The president of the Federal Reserve, Jerome Powell, has made it clear this Wednesday in the United States Senate that his priority is the fight against inflation. In his biannual appearance before Congress, Powell has declared himself “strongly committed” to lowering inflation “in an expeditious manner”, but has admitted the risk of new surprises with inflation. In his view, the US economy is strong and can withstand tighter monetary policy and will continue to raise interest rates. However, fears are growing that this will lead to a recession.
The Federal Reserve approved this month the biggest rate hike since 1994, of 0.75 percentage points. With this, it tries to combat high inflation, which in May was 8.6%, the highest in the last 40 years. Powell has acknowledged that he would have started raising rates ahead of time if he imagined prices would get that out of control. He today he is receiving criticism from some senators. Both Powell and the Treasury secretary initially thought that inflation was going to be a transitory phenomenon that would subside relatively quickly. They were wrong.
“Making monetary policy appropriate in this uncertain environment requires recognizing that the economy tends to evolve unexpectedly,” Powell admitted, adding: “It is clear that inflation has surprised to the upside over the past year, and there could be new surprises. Therefore, we will have to be agile in responding to new data and evolving prospects.”
Powell already indicated after the last meeting of the Federal Reserve’s monetary policy committee that in July he planned a new rate hike of 0.5 or 0.75 points. “I think what you will see is continued progress, rapid progress toward higher interest rates,” he said Wednesday before the Senate Banking Committee. Tomorrow he appears before the Federal Reserve Financial Services Commission.
The unemployment rate is at 3.6%, close to historical lows. The Federal Reserve is aware that its rate hikes will affect demand. “We don’t want to reduce demand, we want to reduce growth, reducing demand would be causing a recession,” she said. Although Powell’s forecasts are still relatively optimistic, the voices that speak of the risk of recession have not stopped growing. This week the president of the United States, Joe Biden, whose popularity has been hit hard by price increases, stated that a recession is not inevitable.
Recession, “a possibility”
In this line, Powell has indicated in his initial speech: “We will strive to avoid adding uncertainty in what is already an extraordinarily difficult and uncertain time. We are very attentive to the risks of inflation and determined to take the necessary measures to restore price stability. The US economy is very strong and well positioned to handle tighter monetary policy.”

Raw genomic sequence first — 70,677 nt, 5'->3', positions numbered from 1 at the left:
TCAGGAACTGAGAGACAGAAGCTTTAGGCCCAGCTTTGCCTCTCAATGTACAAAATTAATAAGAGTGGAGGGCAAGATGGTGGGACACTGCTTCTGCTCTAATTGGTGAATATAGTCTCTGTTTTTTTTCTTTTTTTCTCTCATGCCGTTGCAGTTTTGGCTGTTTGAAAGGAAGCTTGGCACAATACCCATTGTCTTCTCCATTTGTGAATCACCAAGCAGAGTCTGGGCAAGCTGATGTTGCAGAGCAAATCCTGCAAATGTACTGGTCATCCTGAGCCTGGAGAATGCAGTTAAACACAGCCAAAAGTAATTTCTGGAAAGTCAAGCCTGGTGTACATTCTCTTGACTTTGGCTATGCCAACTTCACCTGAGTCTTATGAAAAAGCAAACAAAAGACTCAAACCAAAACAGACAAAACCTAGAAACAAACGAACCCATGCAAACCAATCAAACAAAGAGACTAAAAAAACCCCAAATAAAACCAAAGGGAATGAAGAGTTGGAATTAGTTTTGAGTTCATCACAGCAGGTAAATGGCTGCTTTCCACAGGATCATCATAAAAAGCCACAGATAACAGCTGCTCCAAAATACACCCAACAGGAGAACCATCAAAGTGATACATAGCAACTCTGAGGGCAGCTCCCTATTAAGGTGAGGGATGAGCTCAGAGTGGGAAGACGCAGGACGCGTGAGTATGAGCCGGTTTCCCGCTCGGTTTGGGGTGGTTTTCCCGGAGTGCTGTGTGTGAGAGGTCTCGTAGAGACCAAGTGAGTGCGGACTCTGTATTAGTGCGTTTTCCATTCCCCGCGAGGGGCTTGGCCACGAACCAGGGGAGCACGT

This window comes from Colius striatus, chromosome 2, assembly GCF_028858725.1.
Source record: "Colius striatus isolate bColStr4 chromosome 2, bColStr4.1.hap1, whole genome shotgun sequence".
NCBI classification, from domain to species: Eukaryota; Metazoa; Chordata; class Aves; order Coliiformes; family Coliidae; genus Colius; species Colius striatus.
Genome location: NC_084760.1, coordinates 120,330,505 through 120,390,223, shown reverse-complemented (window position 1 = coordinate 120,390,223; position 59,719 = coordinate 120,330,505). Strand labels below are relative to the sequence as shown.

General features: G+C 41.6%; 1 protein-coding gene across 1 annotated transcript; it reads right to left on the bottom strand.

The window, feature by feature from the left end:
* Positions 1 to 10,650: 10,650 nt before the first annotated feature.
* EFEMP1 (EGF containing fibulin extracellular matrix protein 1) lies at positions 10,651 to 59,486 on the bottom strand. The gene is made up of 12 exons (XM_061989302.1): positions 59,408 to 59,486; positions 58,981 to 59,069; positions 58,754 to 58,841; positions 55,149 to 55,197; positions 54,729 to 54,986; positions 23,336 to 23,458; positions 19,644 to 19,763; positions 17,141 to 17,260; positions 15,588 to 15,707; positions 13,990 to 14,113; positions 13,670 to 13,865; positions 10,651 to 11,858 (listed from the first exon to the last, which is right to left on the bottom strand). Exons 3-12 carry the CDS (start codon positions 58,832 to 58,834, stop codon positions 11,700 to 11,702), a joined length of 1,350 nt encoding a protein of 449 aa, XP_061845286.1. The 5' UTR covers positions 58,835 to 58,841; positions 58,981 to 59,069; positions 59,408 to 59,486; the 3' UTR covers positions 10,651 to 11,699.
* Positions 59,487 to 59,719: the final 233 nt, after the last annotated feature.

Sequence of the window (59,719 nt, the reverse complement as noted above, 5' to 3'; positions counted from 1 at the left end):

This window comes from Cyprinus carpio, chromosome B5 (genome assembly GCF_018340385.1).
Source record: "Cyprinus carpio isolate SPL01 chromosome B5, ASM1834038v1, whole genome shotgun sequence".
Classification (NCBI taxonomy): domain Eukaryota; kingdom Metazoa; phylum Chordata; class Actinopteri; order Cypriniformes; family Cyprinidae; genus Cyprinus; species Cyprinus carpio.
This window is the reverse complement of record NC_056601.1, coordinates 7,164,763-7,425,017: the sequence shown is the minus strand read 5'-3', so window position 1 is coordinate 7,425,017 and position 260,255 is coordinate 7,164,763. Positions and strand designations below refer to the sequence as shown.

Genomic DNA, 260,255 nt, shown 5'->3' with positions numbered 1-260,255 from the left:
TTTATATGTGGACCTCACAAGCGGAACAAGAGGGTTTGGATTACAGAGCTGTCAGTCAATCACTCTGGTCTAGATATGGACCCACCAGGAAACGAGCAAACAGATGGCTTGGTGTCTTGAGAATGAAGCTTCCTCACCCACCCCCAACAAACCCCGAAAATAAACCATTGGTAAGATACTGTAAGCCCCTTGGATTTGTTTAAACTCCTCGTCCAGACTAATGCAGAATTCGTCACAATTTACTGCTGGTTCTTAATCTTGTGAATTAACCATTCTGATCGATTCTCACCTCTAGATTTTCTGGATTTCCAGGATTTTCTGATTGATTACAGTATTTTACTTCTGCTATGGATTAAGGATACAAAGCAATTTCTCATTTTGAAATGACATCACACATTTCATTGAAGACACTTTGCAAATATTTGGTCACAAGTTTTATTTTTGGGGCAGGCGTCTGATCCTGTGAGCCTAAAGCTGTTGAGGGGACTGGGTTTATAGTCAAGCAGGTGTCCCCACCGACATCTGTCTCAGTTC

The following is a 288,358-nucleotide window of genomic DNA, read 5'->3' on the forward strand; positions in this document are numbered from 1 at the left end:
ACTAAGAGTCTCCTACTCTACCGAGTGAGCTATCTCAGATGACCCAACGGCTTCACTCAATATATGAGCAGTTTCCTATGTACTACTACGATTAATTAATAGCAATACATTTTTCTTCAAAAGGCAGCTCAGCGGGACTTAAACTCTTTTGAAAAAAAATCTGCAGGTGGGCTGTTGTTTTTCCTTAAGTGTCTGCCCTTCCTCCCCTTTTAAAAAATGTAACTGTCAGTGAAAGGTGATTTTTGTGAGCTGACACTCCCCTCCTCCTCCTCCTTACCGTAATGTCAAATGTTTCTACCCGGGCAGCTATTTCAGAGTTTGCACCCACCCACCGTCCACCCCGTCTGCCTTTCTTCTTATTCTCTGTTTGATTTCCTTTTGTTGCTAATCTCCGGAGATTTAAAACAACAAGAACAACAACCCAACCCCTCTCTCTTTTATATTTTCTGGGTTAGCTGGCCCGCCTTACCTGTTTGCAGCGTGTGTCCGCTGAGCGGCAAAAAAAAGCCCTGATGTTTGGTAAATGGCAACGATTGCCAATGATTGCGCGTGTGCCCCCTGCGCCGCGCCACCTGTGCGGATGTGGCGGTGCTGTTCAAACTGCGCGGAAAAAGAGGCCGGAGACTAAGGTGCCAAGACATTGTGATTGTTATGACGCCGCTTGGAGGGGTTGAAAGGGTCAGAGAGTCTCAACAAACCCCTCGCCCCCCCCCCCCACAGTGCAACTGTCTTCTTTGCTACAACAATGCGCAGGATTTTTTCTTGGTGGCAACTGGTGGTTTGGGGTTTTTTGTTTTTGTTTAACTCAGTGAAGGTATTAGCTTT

The Federal Reserve still believes that a soft landing for the US economy can be achieved, that is, controlling inflation without causing unemployment to skyrocket and the country to enter a recession. “We are not trying to cause, and we do not think it is necessary to cause, a recession,” Powell said on Wednesday. But he acknowledges that there are factors outside his control, such as bottlenecks in the supply chain or the prices of energy and other raw materials, that can make it impossible.
In fact, there is even a risk that the opposite will happen, that activity stops growing, but prices are not contained and the economy enters a phase of stagflation. “You know what’s worse than high inflation and low unemployment? It’s high inflation and a recession with millions of people out of work,” Democratic Senator Elizabeth Warren snapped.
Asked if rate hikes could cause a recession, Powell admitted: “It’s certainly a possibility. It’s not what we’re looking for, but it’s a possibility.” The president of the Fed has made it clear that the rate hikes will go beyond what is considered the neutral interest rate, the one that neither stimulates nor slows down the economy. Powell wants to see evidence that inflation is contained. When he returns to more moderate levels, he will be able to loosen with rates as well.
“At the Federal Reserve we understand the difficulties that high inflation is causing. We are firmly committed to reducing inflation and are moving expeditiously to do so. We have the necessary tools and the necessary determination to restore price stability for the good of American families and businesses. It is essential that we bring down inflation if we are to have a sustained period of strong labor market conditions that benefit all,” Powell began his opening remarks.
Powell has refused to give lawmakers advice on what they should do to help bring down inflation. “What I have to do is fulfill the mandate that you have given me,” which is to maintain price stability with the highest level of sustainable employment.
Congress will have the opportunity to do its bit with the suspension of the federal fuel tax for three months (from July to September) that Joe Biden, the president of the United States, has demanded of them this Wednesday. That tax is 18 cents per gallon (about 5 cents per liter) for gasoline and 24 cents per gallon for diesel. It is very little, a reduction of 4%, compared to the increase of 60%, about two dollars, that those prices have raised in the last year.